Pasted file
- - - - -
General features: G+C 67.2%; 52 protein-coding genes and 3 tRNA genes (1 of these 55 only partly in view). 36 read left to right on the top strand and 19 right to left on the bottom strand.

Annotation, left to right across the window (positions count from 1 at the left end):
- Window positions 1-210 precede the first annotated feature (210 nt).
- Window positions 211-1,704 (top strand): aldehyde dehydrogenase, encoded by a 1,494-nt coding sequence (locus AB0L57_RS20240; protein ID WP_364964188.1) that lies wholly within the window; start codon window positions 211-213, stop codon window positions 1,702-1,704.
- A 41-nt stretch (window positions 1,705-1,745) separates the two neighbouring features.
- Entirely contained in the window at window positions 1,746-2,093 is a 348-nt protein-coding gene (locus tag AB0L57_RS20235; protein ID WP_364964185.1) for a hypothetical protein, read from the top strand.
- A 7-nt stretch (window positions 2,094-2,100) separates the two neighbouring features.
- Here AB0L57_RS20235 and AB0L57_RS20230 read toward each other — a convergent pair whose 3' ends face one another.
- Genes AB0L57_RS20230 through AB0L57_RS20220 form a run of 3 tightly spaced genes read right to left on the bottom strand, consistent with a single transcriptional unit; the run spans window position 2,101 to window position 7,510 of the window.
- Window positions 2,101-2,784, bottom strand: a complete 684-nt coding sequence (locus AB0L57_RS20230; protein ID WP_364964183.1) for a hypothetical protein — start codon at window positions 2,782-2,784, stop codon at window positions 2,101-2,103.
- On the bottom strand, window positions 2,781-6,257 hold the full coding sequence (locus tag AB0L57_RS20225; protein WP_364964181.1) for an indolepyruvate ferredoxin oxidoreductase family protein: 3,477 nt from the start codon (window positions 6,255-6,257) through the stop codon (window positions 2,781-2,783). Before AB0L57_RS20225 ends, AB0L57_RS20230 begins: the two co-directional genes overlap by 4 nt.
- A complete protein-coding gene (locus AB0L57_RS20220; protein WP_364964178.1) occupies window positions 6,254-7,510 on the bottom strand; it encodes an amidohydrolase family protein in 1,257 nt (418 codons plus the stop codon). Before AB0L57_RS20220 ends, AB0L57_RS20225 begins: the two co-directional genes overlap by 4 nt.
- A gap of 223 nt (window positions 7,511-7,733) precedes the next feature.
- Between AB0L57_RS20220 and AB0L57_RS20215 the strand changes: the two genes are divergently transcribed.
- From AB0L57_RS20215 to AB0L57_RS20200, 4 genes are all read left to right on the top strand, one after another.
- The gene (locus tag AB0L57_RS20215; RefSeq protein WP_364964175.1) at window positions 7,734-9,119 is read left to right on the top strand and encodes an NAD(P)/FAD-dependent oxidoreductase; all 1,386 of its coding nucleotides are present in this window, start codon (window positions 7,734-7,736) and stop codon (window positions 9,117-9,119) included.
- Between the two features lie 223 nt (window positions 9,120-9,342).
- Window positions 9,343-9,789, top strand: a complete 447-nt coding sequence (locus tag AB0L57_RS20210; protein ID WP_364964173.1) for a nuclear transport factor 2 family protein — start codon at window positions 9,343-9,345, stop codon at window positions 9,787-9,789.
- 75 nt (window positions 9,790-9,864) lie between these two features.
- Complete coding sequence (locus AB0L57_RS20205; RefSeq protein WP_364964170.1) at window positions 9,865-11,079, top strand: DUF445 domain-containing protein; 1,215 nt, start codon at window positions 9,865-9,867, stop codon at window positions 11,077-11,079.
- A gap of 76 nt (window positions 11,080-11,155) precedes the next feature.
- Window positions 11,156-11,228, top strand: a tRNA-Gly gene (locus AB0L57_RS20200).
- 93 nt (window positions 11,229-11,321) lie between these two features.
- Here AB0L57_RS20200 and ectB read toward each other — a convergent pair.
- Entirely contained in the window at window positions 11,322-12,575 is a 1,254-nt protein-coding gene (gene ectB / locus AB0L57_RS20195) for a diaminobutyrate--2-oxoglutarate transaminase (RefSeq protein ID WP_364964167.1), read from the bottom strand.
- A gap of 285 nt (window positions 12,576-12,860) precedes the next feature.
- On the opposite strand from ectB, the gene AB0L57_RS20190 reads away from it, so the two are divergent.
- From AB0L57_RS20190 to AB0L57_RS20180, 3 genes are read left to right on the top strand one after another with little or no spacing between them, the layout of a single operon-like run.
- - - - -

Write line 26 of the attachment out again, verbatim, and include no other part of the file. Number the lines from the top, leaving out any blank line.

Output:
- A gap of 285 nt (window positions 12,576-12,860) precedes the next feature.